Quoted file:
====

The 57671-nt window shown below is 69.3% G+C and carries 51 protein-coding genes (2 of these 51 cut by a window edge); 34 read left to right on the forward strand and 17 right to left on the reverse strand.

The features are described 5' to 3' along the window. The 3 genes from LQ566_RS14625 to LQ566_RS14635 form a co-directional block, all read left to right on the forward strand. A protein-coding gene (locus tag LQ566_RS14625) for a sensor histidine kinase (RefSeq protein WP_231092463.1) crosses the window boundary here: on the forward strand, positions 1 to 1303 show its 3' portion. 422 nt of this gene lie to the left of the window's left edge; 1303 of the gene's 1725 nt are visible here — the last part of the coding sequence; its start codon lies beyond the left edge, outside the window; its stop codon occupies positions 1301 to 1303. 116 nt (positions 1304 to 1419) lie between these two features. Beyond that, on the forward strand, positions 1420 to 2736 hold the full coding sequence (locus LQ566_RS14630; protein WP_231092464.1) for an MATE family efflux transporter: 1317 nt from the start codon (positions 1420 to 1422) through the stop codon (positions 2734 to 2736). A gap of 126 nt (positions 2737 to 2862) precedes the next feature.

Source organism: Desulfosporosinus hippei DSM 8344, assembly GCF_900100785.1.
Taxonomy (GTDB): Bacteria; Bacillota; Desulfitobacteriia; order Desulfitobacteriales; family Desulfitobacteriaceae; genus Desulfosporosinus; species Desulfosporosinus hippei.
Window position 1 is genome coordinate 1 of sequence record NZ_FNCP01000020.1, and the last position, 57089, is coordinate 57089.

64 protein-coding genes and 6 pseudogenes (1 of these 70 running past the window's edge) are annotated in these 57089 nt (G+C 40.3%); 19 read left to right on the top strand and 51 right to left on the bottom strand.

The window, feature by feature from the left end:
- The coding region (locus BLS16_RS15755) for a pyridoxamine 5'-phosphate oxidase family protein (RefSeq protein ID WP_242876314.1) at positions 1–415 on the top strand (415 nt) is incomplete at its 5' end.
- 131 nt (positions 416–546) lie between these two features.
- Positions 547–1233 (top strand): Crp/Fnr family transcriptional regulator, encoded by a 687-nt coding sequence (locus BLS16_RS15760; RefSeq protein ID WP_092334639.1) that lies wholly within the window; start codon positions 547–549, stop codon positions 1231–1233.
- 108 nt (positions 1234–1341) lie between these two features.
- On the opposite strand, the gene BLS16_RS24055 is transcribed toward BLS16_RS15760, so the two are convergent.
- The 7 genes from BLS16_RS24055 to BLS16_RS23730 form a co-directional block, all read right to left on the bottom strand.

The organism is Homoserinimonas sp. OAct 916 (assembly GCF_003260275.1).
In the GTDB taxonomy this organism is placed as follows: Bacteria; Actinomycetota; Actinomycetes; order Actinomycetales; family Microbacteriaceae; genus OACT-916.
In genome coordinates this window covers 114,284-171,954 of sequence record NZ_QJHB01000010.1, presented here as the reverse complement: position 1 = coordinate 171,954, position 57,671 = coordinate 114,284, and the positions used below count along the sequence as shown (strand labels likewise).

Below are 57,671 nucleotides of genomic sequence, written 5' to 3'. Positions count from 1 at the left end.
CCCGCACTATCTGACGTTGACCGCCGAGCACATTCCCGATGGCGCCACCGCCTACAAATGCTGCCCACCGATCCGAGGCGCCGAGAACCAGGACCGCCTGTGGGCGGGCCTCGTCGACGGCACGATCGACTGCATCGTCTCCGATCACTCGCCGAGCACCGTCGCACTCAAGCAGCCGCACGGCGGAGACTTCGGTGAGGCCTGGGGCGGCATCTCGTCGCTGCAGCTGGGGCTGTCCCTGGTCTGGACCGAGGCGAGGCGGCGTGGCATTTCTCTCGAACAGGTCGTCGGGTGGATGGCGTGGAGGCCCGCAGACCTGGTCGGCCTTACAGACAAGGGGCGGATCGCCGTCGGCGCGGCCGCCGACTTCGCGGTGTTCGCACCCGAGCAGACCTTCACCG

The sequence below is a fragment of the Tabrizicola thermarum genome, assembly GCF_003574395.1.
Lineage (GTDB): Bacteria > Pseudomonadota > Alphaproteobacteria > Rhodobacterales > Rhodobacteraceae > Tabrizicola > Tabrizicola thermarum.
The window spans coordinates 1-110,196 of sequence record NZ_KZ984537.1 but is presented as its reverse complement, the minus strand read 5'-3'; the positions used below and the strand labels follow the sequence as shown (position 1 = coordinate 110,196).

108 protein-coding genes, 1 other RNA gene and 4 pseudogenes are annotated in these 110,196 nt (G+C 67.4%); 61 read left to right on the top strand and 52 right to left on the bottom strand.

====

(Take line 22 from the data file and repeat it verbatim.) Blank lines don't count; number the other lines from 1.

108 protein-coding genes, 1 other RNA gene and 4 pseudogenes are annotated in these 110,196 nt (G+C 67.4%); 61 read left to right on the top strand and 52 right to left on the bottom strand.